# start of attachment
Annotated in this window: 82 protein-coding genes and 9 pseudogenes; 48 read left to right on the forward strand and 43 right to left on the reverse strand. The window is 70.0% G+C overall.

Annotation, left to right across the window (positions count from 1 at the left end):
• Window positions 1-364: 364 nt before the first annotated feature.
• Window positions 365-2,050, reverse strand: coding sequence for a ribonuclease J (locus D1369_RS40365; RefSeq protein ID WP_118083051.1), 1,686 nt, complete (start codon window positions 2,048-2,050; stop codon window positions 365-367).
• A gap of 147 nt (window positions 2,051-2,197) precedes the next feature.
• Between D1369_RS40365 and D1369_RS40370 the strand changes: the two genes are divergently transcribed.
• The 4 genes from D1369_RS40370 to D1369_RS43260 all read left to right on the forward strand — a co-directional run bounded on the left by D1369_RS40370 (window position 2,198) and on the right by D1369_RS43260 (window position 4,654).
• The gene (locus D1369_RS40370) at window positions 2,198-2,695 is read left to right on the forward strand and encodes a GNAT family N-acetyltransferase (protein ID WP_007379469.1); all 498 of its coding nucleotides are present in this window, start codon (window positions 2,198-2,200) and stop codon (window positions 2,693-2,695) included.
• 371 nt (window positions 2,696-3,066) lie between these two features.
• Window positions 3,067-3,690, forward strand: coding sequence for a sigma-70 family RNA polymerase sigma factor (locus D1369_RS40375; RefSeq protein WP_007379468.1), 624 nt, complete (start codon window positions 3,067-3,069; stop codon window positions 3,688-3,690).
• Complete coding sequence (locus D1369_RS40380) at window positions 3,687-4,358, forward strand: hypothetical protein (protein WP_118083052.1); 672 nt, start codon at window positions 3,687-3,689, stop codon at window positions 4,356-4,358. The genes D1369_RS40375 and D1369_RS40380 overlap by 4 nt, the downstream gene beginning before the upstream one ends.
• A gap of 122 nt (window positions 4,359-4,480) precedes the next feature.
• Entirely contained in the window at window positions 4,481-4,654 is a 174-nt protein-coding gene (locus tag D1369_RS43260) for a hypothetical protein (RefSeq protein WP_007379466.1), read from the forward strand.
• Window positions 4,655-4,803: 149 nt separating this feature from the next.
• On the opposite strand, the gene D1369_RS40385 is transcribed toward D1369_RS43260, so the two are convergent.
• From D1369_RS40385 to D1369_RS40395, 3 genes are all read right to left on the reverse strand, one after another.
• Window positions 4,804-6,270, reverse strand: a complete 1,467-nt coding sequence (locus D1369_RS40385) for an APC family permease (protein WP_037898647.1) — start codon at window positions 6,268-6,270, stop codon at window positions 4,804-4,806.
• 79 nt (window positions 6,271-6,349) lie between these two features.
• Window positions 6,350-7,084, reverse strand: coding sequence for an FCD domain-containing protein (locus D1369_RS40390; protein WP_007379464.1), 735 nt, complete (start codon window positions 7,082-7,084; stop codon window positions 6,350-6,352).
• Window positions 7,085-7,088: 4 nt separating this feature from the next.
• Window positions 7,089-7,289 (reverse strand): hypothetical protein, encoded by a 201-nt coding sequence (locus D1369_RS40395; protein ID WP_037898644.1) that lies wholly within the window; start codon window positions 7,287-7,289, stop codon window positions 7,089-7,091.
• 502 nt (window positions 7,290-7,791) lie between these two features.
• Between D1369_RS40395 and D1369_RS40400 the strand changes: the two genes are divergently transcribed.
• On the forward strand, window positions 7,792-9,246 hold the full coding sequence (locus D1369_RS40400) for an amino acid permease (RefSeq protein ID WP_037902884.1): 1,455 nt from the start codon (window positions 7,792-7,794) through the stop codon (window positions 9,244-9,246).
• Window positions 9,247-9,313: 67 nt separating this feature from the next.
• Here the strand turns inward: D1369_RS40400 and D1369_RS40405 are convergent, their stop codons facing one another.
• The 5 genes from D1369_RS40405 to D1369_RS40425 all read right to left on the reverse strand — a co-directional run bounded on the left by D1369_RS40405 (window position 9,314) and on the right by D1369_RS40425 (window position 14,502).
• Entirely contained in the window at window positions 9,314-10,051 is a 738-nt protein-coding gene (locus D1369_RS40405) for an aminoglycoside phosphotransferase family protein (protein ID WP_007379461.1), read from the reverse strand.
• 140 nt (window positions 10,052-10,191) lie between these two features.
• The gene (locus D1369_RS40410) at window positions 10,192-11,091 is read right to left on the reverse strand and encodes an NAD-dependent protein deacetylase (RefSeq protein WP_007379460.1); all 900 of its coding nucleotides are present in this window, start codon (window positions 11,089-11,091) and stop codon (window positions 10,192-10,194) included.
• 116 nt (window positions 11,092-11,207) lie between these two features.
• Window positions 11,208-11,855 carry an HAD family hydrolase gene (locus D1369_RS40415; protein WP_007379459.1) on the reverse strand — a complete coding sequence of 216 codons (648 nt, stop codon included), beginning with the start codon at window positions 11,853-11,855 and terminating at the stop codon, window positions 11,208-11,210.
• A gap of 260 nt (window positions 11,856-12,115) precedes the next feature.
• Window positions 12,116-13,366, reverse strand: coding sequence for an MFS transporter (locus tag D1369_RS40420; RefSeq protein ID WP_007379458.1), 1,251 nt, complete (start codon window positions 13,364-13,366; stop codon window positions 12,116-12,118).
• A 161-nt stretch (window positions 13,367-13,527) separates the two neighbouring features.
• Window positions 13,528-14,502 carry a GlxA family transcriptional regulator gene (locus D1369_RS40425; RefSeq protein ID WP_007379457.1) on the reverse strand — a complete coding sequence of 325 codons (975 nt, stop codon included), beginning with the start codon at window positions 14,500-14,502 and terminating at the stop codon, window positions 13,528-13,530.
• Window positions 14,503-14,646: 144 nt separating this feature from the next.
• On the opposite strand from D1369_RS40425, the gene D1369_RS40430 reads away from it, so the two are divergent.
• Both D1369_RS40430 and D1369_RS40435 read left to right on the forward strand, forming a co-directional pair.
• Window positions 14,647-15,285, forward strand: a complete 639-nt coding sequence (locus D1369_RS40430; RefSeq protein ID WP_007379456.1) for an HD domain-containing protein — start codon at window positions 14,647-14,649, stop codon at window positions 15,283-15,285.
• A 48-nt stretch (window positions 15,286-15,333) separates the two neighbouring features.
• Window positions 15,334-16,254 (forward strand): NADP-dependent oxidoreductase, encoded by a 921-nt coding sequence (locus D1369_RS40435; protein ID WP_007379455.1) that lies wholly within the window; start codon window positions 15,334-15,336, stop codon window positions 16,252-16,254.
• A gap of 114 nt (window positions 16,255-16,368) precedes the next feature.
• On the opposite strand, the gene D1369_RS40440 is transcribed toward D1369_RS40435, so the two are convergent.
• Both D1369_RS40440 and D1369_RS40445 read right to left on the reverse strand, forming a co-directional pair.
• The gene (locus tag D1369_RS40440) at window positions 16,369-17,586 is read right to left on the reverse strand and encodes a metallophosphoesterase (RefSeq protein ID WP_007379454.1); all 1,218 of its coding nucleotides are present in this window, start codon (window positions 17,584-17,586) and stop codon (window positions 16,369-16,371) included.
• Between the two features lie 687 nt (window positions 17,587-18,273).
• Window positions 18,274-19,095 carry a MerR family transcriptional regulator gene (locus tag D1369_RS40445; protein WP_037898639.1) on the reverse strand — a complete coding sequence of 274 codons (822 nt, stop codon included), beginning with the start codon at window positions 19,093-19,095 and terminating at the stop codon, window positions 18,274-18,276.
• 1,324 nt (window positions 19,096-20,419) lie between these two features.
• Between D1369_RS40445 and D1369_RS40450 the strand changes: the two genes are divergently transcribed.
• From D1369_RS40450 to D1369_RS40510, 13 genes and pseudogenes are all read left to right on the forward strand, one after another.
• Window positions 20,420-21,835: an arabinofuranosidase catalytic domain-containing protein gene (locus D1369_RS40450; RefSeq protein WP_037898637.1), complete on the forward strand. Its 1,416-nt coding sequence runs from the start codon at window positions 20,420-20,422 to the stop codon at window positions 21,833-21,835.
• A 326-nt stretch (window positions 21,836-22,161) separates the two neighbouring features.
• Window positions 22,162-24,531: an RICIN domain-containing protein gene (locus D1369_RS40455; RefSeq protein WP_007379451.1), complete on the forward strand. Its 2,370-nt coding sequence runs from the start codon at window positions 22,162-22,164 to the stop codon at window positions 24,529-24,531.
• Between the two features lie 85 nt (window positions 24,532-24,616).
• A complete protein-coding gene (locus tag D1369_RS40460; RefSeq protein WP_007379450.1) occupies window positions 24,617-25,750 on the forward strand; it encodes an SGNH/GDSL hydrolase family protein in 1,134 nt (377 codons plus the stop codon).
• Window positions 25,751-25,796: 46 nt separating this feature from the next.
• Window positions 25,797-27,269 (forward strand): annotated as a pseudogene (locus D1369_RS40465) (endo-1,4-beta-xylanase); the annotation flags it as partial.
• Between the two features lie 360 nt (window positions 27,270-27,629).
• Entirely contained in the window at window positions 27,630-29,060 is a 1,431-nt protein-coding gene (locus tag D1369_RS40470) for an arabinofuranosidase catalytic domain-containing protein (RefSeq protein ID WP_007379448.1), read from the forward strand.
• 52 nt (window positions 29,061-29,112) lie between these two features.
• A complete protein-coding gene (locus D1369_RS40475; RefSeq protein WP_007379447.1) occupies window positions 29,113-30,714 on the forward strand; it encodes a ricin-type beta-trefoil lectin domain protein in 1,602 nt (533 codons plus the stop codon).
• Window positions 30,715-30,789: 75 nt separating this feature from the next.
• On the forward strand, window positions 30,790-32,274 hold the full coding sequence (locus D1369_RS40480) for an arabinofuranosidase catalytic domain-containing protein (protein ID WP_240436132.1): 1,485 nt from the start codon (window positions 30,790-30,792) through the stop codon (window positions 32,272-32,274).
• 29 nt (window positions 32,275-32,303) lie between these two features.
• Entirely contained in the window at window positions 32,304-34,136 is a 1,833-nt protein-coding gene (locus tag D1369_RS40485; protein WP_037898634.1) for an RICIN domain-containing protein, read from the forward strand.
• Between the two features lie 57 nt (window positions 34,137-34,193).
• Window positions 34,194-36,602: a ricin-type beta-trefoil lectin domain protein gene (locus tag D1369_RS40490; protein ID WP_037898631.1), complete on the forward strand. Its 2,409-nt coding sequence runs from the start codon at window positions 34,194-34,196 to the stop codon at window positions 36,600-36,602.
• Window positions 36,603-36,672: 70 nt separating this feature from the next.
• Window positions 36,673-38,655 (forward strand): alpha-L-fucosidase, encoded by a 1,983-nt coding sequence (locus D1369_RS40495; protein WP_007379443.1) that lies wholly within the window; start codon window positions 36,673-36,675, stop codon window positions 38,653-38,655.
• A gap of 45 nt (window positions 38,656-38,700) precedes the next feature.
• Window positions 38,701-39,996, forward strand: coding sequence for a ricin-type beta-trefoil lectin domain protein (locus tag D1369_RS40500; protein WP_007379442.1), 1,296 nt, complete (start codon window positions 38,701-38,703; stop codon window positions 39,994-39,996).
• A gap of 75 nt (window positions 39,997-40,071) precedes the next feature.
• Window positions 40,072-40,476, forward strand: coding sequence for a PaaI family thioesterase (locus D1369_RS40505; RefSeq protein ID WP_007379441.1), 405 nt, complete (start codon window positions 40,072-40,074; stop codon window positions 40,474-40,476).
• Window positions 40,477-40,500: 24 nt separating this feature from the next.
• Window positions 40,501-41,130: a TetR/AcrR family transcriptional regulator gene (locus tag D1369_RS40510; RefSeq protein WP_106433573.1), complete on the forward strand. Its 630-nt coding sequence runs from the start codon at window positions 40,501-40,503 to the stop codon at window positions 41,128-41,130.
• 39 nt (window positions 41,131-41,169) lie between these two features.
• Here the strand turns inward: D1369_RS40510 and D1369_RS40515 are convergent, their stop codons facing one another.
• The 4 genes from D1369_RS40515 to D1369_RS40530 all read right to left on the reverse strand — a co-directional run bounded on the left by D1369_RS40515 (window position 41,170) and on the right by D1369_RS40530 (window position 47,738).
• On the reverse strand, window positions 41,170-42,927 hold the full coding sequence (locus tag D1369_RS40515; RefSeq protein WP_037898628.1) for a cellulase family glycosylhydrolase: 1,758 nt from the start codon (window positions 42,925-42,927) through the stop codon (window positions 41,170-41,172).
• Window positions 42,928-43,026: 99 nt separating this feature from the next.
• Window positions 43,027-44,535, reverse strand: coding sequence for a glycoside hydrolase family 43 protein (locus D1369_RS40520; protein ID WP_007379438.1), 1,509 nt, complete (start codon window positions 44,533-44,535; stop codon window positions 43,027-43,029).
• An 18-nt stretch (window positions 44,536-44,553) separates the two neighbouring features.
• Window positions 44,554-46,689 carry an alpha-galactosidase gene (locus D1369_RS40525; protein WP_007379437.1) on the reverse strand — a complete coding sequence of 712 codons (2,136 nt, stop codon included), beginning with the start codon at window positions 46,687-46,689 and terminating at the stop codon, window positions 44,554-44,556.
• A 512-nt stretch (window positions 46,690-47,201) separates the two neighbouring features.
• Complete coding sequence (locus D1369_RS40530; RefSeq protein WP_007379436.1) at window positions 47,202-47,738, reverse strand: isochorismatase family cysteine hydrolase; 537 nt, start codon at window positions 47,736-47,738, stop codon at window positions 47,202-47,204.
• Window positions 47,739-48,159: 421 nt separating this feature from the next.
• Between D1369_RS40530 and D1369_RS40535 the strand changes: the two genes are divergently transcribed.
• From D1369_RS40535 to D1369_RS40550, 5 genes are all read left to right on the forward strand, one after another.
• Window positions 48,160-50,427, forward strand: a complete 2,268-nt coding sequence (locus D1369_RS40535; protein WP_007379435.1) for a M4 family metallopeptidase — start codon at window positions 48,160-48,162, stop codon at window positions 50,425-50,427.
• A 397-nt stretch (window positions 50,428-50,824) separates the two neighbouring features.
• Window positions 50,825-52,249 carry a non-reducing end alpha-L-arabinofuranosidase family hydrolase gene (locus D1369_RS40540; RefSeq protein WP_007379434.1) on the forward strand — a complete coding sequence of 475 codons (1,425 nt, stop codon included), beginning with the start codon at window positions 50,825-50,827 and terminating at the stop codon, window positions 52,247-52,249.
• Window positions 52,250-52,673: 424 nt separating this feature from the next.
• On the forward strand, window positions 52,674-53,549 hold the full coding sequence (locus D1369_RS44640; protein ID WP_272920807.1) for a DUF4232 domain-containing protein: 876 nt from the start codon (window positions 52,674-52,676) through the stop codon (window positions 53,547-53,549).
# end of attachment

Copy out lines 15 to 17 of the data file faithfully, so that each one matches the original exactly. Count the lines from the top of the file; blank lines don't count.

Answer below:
• On the opposite strand, the gene D1369_RS40385 is transcribed toward D1369_RS43260, so the two are convergent.
• From D1369_RS40385 to D1369_RS40395, 3 genes are all read right to left on the reverse strand, one after another.
• Window positions 4,804-6,270, reverse strand: a complete 1,467-nt coding sequence (locus D1369_RS40385) for an APC family permease (protein WP_037898647.1) — start codon at window positions 6,268-6,270, stop codon at window positions 4,804-4,806.